Students learn best when they are actively engaged in the processing of information. One way to involve students in active learning is to have them learn from each other in small groups or teams. Research shows that students working in small groups tend to learn more of what is taught, retain it longer than when the same content is presented in other instructional formats, and appear more satisfied with their classes (Davis 1993; Barkley et al. 2005; Mello & Less 2013; Freeman et al. 2014). This may occur because students are motivated in specific ways by group work. For example, group work leverages peer accountability, motivating students to engage because others are counting on them. In addition, group work builds classroom community, which can build the feeling of belonging essential to students’ motivation to learn (Svinicki 2016). Finally, when students work in groups, they “are exposed to other perspectives and alternatives” and “they share and exchange ideas,” (Tang 1998). This is beneficial because students can recognize the complexity of what they are learning and be involved in the construction of knowledge.
Resistance to Group Work
What if you face student resistance to group work? That’s normal! As a starting point, consider the origins of the resistance. Your students may have preconceived notions about how classroom teaching should look based on their prior experiences. That model might involve them sitting passively absorbing information from their instructor. It may take time for them to see the learning benefits that come from their active engagement. You can preempt this resistance with transparency about your learning goals. Before you jump into a group activity or assign a group project, take the time to explain why you chose the group format and what the students can gain from the experience (Svinicki 2016; Seidel & Tanner 2013; Felder 2007).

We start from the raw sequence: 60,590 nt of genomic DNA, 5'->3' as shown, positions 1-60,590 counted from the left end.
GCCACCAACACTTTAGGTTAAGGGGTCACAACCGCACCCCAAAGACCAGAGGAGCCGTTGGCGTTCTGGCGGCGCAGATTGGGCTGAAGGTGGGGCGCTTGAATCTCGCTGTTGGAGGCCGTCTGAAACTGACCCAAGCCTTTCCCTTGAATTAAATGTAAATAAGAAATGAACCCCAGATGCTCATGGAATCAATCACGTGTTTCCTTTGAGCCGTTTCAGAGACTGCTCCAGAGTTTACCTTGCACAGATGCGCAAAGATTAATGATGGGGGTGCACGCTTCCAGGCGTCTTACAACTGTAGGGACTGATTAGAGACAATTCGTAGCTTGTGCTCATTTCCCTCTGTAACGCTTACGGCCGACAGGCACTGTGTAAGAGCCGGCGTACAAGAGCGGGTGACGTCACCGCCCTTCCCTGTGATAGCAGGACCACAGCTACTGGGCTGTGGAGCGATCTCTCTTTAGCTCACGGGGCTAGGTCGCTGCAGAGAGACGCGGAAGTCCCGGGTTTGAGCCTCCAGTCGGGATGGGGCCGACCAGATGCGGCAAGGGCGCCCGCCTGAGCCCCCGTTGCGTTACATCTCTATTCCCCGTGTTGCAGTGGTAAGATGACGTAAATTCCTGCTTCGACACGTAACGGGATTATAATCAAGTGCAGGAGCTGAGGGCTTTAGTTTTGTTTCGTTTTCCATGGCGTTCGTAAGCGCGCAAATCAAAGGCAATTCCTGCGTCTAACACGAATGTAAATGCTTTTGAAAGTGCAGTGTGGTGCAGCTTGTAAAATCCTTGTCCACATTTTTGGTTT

Some students may be hesitant to join group activities because they have negative experiences with “social loafing,” when some group members do not contribute equally in group work. You can address this concern by building your activities to promote fairness (Seidel & Tanner 2013). Some strategies we will discuss to promote individual accountability in groups include:
- grading systems
- individual pre-work
- peer evaluations
- group contracts
Of course, designing and implementing a thoughtful, evidence-based group activity or project can have a big impact on students’ opinions of group work. In the following pages, we will discuss how to accomplish this in three contexts of group work: Informal, In-class Group Activities; In-class Group Activities with Standing Groups or Teams; and Project-based Groups or Teams.
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Freeman, S., Eddy, S. L., McDonough, M., Smith, M. K., Okoroafor, N., Jordt, H., & Wenderoth, M. P. (2014). “Active learning increases student performance in science, engineering, and mathematics.” Proceedings of the National Academy of Sciences of the United States of America, 111(23), 8410–8415. https://doi.org/10.1073/pnas.1319030111
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Seidel, S. B., & Tanner, K. D. (2013). "What if students revolt?"--considering student resistance: origins, options, and opportunities for investigation. CBE life sciences education, 12(4), 586–595. https://doi.org/10.1187/cbe-13-09-0190
Svinicki, M. D. (2016). Motivation: An updated analysis (Report No. 59). IDEA Center, Inc.
Tang, C. (1998). Effects of collaborative learning on the quality of assignments. In B. Dart & G. Boulton-Lewis (Eds.), Teaching and Learning in Higher Education (pp. 102–123). Melbourne, Australia: The Australian Council for Education Research Ltd.